Mr Goitom and the other migrants received a mixed reception in Dover, an economically disadvantaged community where telltale signs of increased crossings are hard to miss. There is a warehouse full of abandoned boats near the waterfront, and a large tent has been set up in the shipyards to process migrants when they arrive.
Nor is it difficult to find people who dislike the constant flow of boats and accuse migrants of putting pressure on social services. A group called Migrant Hunters have started shouting curses at asylum seekers as they disembark from border force ships. “It’s completely out of control,” said group leader Steve Laws in a video posted online. “People have had enough. “
Others have rallied around the new arrivals and dozens of locals have formed a group called Channel Rescue, which watches the seaway for boats of stranded migrants.
On a sunny morning last weekend, four Channel Rescue volunteers stood on a cliff, looking out to sea through powerful binoculars. Next to them was a radio hooked up to the marine emergency network, and down the hill they had a car filled with aluminum blankets, water bottles, towels and rescue ropes.
At one point, they saw a border force vessel surround a dinghy and then stop to unload the occupants. Moments later, the radio crackled with the voice of a commercial ship operator calling for someone to help a “migrant boat with more than 10 people on board, all wearing orange life jackets.” By noon, a border force vessel had picked up 29 migrants, all young men, and taken them to Dover.
Last week the group helped a dinghy that had landed on a beach in Kingsdown, outside Dover. As they offered water and snacks to the 31 men and women on board, a small crowd gathered on the beach and shouted for the migrants to return home. “I wanted to be part of the team offering a friendly face and blankets or water or food to show that we’re not all like that,” said Jane, a 66-year-old volunteer who didn’t want to give it full name because the volunteers had received so many death threats.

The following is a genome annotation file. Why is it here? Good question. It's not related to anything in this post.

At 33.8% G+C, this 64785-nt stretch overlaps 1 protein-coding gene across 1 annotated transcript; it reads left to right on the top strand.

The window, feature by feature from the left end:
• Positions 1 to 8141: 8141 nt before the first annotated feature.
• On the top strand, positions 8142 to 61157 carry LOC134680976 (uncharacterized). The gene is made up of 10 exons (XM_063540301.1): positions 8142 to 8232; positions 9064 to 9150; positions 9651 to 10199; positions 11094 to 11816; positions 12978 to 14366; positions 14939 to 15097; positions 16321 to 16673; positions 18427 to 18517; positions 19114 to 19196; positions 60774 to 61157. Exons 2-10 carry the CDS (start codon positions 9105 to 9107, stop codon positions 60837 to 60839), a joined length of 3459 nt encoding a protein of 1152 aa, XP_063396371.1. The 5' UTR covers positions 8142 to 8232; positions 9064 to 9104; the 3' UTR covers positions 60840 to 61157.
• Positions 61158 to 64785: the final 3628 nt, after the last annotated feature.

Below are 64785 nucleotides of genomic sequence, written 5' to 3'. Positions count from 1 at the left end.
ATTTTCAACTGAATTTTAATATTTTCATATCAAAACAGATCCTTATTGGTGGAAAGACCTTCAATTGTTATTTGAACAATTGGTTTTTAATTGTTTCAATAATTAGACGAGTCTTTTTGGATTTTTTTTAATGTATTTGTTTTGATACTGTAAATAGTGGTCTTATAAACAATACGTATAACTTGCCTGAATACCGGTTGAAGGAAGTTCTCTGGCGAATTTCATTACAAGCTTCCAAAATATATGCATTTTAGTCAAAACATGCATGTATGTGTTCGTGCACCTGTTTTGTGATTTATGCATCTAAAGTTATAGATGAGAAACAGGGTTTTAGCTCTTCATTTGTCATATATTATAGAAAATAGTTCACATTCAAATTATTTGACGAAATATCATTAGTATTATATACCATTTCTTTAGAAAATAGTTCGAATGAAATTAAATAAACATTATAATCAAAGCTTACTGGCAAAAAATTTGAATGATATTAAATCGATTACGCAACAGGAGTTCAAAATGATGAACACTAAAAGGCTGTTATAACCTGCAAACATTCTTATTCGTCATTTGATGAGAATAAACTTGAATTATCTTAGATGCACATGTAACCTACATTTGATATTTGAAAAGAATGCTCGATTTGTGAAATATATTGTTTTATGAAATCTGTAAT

Further up the coast in Hastings, Jane Grimshaw, co-founder of another refugee support group, fears the number of crossings will increase in the coming months as the situation in Afghanistan deteriorates. “They will want to come here because they have ties to the UK and may have worked for the British Army,” she said. “How do you deal with this situation without depriving human beings of their dignity and hope – and their right to survival? “
She and other refugee advocates argue that the government’s hard-line approach will not work and that the only solution is to make it easier for migrants to cross the Channel so that their asylum claims can be assessed. “We have to find a way to provide safe passage for people, and it could be as simple as a humanitarian visa that people apply for in France and then they get a ferry ticket,” said Bridget Chapman, who works with Kent Refugee Action. Network in Folkestone. “It would be much better for our border security because you would know exactly who was arriving and when they were arriving. “
Ms Chapman added that Britain has handled much higher numbers of refugees in the past. During World War I, thousands of Belgians crossed the English Channel in small boats after the invasion of Germany, 16,000 of whom reached Folkestone in a single day in August 1914. “There is a painting in the local refugee museum welcomed with a welcome party that includes priests, the mayor and all city businessmen, ”she said.
But in the nearby town of Hythe, recently, many villagers were furious when the seaside Stade Court hotel was taken over by the Home Office this summer to house migrant families. It remains closed to the public, and last weekend two security guards could be seen patrolling the patio.
“At first everyone was just outraged,” said Tom Clark, who lives in the village. “But it’s calmed down now. We hardly see anyone entering or leaving the hotel.
His friend Tim Smith said the village has come to accept its role in the crisis. When asked if he’d rather turn around, he shook his head. “It won’t work and it won’t stop them from coming. I don’t know what will happen.